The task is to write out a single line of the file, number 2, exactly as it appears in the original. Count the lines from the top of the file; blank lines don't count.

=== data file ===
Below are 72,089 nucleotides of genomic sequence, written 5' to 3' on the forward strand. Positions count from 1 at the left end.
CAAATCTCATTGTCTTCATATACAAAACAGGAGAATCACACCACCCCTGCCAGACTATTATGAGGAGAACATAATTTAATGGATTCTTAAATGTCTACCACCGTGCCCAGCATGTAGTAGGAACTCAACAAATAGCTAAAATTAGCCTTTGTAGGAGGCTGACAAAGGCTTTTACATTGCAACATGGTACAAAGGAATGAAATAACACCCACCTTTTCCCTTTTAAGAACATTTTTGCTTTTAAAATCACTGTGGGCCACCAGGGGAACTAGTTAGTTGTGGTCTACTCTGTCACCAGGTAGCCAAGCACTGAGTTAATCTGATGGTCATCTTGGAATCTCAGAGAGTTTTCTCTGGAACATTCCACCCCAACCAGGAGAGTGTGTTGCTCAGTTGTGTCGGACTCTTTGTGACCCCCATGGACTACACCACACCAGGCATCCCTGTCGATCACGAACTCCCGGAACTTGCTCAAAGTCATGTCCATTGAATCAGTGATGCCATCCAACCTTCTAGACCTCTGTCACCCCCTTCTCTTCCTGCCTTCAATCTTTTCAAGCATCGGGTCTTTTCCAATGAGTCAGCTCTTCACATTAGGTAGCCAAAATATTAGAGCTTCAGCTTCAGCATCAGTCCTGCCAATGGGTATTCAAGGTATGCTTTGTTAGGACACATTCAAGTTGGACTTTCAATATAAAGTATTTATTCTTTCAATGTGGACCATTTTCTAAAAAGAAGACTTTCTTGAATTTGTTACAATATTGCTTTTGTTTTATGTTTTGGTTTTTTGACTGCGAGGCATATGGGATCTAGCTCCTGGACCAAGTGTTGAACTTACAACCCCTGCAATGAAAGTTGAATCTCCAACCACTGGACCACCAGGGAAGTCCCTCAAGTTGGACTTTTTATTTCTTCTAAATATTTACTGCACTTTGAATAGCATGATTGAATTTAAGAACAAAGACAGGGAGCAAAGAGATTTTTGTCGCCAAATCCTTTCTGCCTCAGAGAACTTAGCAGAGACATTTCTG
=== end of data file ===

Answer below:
CAAATCTCATTGTCTTCATATACAAAACAGGAGAATCACACCACCCCTGCCAGACTATTATGAGGAGAACATAATTTAATGGATTCTTAAATGTCTACCACCGTGCCCAGCATGTAGTAGGAACTCAACAAATAGCTAAAATTAGCCTTTGTAGGAGGCTGACAAAGGCTTTTACATTGCAACATGGTACAAAGGAATGAAATAACACCCACCTTTTCCCTTTTAAGAACATTTTTGCTTTTAAAATCACTGTGGGCCACCAGGGGAACTAGTTAGTTGTGGTCTACTCTGTCACCAGGTAGCCAAGCACTGAGTTAATCTGATGGTCATCTTGGAATCTCAGAGAGTTTTCTCTGGAACATTCCACCCCAACCAGGAGAGTGTGTTGCTCAGTTGTGTCGGACTCTTTGTGACCCCCATGGACTACACCACACCAGGCATCCCTGTCGATCACGAACTCCCGGAACTTGCTCAAAGTCATGTCCATTGAATCAGTGATGCCATCCAACCTTCTAGACCTCTGTCACCCCCTTCTCTTCCTGCCTTCAATCTTTTCAAGCATCGGGTCTTTTCCAATGAGTCAGCTCTTCACATTAGGTAGCCAAAATATTAGAGCTTCAGCTTCAGCATCAGTCCTGCCAATGGGTATTCAAGGTATGCTTTGTTAGGACACATTCAAGTTGGACTTTCAATATAAAGTATTTATTCTTTCAATGTGGACCATTTTCTAAAAAGAAGACTTTCTTGAATTTGTTACAATATTGCTTTTGTTTTATGTTTTGGTTTTTTGACTGCGAGGCATATGGGATCTAGCTCCTGGACCAAGTGTTGAACTTACAACCCCTGCAATGAAAGTTGAATCTCCAACCACTGGACCACCAGGGAAGTCCCTCAAGTTGGACTTTTTATTTCTTCTAAATATTTACTGCACTTTGAATAGCATGATTGAATTTAAGAACAAAGACAGGGAGCAAAGAGATTTTTGTCGCCAAATCCTTTCTGCCTCAGAGAACTTAGCAGAGACATTTCTG